Page 37 - Church Music Quarterly June 2019
P. 37

 less used. The first modern tune, used in the Oxford book was called Poplar, by T.B. Strong, who was Dean of Christ Church, and later Bishop of Oxford. This was included in the second supplement to the second edition of Ancient and Modern (1916). Other tunes include Constantia by R.O. Morris, David
by George Wallace Briggs, and Lytlington by Sydney Nicholson. Nonetheless, it is Davies’s tune that claims the first line as its name: ‘God be in my head’.
Some hymn books omit Davies’s original marking of Andante, which is to say that it is all too easy to labour it. The simple organ introduction
is the musical equivalent of the opening of hands in prayer (the orans position adopted by the priest
which is death itself as we depart in peace into the arms of Christ. Nevertheless, it is worth noticing that in the French the text refers
to Jesus and there is an Amen. The translators have made the change without apparent reason. The gist and thrust of the prayer are hardly changed, but in modern times we might consider the English version to be more inclusive, and perhaps also more of a statement of intention (‘that God be in my head’) rather than a direct request (‘Jesus, be in my head’). Whatever one makes of this difference, it is surely incidental, or even accidental.
The suitability of the short hymn for funerals is evident in the final line and the piece complements the reading or singing of the Nunc
in body parts and their function gives spiritual power to the inevitable dualism we unthinkingly live by. Head, eyes, mouth and heart, these are considered to be the instruments of thought, insight, speech and love, and this ancient prayer asks that they may be attuned to the will of God so that
at our lives’ end we may depart in peace to the glory of resurrection light and life. Whether our seeing truly is located in our eyes, our speaking in our mouth, and so on, is a philosophical point now much informed by modern neuroscience, physiognomy and psychology.
Whether we see this as metaphorical or literal, there is a similarity to and a resonance with the Irish lorica (St Patrick’s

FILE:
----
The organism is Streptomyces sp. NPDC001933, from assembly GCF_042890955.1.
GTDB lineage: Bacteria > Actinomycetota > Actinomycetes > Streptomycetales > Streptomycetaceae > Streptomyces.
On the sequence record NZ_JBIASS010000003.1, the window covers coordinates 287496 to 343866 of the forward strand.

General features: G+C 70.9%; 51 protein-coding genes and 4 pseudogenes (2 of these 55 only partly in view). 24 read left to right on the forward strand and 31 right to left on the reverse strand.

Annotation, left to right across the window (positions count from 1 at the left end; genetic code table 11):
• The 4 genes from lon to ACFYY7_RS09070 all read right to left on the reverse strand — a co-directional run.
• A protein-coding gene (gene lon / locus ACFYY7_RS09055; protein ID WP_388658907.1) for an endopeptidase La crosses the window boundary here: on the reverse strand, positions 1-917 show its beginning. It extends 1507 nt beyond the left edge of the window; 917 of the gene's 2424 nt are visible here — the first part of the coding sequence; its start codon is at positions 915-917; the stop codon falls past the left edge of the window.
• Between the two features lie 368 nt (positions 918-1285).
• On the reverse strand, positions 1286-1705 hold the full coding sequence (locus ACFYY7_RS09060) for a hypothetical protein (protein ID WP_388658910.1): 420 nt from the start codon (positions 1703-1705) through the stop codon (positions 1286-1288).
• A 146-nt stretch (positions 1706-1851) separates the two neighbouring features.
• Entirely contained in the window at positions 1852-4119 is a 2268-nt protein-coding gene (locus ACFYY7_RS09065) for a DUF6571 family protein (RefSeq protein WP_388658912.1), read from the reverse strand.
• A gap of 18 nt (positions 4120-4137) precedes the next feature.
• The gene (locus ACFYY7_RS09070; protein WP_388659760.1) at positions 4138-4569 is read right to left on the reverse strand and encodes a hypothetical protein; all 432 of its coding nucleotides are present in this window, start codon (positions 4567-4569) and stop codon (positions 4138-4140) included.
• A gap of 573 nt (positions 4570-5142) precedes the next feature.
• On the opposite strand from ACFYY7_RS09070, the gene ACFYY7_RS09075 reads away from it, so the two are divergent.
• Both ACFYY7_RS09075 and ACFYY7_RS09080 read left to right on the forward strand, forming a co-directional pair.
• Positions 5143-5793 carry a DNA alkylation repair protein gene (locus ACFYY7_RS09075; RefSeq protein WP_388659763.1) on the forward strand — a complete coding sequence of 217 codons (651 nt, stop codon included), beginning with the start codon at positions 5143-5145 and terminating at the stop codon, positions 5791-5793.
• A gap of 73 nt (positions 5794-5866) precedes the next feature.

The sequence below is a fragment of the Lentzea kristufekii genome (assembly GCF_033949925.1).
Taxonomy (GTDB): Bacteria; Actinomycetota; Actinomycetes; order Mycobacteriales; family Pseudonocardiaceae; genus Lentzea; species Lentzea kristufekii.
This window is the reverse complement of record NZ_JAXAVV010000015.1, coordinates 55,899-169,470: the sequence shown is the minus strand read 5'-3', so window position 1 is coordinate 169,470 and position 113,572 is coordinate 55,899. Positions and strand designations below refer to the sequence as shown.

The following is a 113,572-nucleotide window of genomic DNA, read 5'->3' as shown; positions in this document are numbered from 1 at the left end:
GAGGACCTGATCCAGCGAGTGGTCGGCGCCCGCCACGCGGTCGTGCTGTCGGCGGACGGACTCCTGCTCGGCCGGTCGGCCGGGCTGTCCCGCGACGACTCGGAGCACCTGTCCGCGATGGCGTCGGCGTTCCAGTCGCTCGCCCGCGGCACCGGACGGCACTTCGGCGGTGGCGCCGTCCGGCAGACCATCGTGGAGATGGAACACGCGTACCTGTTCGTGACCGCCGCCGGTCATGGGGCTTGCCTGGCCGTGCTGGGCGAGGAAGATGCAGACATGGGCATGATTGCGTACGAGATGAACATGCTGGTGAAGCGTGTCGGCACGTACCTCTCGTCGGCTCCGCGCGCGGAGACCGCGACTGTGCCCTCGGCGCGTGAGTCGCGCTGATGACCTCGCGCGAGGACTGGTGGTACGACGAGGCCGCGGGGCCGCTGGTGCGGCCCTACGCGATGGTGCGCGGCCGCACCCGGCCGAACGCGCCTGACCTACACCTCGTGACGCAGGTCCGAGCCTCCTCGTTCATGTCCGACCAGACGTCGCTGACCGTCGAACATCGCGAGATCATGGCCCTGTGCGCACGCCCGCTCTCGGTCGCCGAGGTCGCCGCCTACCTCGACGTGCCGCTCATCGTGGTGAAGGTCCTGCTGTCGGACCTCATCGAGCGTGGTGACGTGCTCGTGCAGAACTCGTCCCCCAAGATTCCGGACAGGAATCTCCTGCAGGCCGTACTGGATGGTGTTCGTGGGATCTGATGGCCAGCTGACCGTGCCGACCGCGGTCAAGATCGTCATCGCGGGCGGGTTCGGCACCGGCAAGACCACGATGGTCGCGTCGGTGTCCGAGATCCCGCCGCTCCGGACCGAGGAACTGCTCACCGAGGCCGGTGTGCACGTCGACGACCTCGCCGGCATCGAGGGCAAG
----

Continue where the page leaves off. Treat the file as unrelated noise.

The suitability of the short hymn for funerals is evident in the final line and the piece complements the reading or singing of the Nunc Dimittis beautifully
 at the Eucharist), a gesture of welcome and inclusion that typifies the spirit of the text. Some omit it, feeling that it is an unnecessary giving out of pitch to the choir. Either way, this is a personal devotion to be sung corporately (rather than a communal prayer often said alone, as the Lord’s Prayer often is). From the tonic of A major it moves confidently through E major and F sharp minor before a spine-tingling pause on ‘heart’ with a dominant ninth chord that carries us through to a cadence in D major. The final line roots us firmly back in A major as the brief prayer concludes. There is no Amen in the English version, which turns it into an open, almost unconcluded prayer, the Amen (‘let it be so’) to
Dimittis beautifully. It works particularly well immediately before or after the Commendation, before the deceased is carried out of the building. Originally in medieval French (but found in the British Museum), the text can be found on the frontispiece of a Book of Hours of the Blessed Virgin (published
in 1514 by Richard Pynson), now preserved in the library of Clare College, Cambridge. Inclusion of a translation in the Sarum Primer (1558) and in John Cosin’s A Collection of Private Devotions suggests that the prayer may well have found frequent use before
or after a Daily Office service. The words need little commentary, save perhaps to notice that the invocation of the presence of God
Breastplate), which seeks to clothe the Christian in spiritual protection. The lorica is the outward spiritual vesture, while ‘God be in my head’ concerns the inner content and outward expression of faith. As a musical prayer, and because it is singable with limited choral resources, it is a useful and profound expression of a subtle desire and expansive hope, in the midst of death and life.
Holy Jesus, may our heads be filled with your wisdom; our eyes with your light; our heart with love for you and on our lips be found words of witness until that day when our time to depart this life comes and we are drawn by eternal hope to your resurrection life. Amen.

   35   36   37   38   39